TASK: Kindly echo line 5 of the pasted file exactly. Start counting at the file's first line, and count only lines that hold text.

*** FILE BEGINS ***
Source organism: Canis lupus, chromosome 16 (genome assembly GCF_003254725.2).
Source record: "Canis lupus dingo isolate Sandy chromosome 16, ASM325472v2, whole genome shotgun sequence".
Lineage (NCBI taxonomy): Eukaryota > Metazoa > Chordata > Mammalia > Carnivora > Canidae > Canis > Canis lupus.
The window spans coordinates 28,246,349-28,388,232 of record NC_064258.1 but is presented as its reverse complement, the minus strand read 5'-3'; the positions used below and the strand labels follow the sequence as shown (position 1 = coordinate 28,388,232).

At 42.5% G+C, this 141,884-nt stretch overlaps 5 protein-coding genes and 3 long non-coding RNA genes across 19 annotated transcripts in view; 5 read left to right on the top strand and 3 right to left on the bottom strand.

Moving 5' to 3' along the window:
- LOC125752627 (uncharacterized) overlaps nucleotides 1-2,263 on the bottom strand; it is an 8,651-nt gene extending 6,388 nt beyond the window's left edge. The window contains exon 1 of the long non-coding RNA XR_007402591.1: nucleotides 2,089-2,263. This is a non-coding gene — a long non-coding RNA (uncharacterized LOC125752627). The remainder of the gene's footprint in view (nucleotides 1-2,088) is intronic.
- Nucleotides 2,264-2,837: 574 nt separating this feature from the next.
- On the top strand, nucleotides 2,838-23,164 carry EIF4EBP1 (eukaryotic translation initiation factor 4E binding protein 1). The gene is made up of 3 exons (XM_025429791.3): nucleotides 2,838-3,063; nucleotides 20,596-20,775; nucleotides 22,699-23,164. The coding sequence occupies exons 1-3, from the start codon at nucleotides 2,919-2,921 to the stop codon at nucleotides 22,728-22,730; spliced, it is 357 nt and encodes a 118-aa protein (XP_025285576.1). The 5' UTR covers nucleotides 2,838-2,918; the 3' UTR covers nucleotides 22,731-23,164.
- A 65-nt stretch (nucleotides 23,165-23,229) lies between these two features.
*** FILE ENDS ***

At 42.5% G+C, this 141,884-nt stretch overlaps 5 protein-coding genes and 3 long non-coding RNA genes across 19 annotated transcripts in view; 5 read left to right on the top strand and 3 right to left on the bottom strand.